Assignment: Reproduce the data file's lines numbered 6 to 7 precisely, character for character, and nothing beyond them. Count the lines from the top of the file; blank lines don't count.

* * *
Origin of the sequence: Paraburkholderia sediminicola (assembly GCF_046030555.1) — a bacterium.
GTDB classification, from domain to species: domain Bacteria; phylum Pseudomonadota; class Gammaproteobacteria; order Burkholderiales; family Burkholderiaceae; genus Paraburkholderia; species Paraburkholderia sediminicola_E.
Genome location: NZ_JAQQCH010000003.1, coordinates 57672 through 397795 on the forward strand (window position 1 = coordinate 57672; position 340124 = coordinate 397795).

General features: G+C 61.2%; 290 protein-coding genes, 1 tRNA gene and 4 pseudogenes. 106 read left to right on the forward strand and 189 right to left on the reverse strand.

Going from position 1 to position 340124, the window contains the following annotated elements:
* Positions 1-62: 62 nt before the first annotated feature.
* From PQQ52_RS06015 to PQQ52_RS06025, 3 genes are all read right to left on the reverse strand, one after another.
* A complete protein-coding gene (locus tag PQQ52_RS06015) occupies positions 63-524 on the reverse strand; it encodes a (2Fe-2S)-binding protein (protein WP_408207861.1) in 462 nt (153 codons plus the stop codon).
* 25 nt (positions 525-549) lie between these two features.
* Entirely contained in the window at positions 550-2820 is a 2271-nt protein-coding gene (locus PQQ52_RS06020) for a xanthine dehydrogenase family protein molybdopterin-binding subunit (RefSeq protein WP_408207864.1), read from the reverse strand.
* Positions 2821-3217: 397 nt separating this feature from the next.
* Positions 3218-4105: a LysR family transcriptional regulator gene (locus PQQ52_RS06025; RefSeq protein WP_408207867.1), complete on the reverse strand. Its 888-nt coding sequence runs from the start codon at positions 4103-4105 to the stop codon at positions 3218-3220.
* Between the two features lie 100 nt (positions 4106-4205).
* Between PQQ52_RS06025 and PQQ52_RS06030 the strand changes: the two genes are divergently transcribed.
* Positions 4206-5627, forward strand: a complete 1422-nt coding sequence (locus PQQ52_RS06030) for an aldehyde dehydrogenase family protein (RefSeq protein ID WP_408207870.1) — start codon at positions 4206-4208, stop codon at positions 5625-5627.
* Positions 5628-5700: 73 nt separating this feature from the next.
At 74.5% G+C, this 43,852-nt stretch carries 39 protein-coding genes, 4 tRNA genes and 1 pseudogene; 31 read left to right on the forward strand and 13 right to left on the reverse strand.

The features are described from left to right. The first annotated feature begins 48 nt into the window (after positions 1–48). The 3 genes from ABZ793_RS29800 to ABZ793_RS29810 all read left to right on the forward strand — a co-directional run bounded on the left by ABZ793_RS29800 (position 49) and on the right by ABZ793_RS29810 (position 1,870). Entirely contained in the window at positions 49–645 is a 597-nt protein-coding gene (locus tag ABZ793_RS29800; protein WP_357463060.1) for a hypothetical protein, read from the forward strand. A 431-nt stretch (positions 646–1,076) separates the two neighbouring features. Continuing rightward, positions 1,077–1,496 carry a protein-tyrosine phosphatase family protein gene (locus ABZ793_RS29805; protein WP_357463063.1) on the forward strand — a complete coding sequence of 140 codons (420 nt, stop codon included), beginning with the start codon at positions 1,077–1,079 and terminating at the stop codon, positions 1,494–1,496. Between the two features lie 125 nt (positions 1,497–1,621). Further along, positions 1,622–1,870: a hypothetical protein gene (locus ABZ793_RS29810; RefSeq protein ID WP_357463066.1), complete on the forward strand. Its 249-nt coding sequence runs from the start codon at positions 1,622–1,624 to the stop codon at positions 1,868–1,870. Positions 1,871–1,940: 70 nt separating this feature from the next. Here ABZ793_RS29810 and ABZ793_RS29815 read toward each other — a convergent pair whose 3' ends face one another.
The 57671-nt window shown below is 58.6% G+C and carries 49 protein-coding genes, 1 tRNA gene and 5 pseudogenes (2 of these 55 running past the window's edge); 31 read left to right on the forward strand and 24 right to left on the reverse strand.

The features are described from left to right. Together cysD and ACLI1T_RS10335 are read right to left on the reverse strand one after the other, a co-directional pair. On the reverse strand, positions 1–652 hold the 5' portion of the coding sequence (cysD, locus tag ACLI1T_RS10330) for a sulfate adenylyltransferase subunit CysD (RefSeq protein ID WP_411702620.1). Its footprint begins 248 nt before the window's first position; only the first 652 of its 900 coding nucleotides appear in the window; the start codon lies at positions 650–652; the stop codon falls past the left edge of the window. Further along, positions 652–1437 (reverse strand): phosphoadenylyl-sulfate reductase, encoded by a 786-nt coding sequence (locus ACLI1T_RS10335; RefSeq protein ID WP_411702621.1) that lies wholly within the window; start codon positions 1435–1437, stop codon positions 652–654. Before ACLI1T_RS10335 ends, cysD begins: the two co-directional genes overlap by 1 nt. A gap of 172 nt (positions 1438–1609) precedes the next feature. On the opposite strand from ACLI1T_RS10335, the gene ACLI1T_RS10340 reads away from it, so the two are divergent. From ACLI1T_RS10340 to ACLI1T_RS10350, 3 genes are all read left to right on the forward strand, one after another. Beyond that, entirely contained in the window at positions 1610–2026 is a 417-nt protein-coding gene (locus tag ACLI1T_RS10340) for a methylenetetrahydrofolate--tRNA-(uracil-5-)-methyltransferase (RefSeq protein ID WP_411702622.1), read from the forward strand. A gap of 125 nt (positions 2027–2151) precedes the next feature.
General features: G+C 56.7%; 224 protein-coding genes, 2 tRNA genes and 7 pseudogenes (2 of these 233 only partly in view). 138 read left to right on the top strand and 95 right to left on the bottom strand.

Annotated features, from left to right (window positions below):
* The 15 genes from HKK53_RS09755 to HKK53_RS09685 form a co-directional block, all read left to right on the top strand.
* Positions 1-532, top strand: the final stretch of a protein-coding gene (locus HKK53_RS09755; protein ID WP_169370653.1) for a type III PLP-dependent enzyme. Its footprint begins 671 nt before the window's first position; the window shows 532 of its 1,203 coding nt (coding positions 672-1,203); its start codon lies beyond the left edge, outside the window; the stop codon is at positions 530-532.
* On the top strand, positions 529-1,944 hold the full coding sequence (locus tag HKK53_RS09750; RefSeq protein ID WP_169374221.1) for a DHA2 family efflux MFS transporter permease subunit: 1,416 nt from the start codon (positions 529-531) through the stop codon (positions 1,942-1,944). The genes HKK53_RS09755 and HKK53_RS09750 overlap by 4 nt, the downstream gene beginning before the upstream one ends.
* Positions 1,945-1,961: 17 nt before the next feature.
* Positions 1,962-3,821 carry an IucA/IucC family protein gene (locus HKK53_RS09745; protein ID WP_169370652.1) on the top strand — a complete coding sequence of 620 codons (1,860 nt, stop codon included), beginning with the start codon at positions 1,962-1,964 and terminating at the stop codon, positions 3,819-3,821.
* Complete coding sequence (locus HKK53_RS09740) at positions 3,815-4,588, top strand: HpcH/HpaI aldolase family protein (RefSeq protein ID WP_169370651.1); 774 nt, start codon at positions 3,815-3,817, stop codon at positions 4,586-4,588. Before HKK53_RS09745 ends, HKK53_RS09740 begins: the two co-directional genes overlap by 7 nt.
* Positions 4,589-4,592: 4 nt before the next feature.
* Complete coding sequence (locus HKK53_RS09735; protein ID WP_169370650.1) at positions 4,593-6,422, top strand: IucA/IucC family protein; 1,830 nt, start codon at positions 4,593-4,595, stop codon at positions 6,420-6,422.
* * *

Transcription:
* Positions 1-62: 62 nt before the first annotated feature.
* From PQQ52_RS06015 to PQQ52_RS06025, 3 genes are all read right to left on the reverse strand, one after another.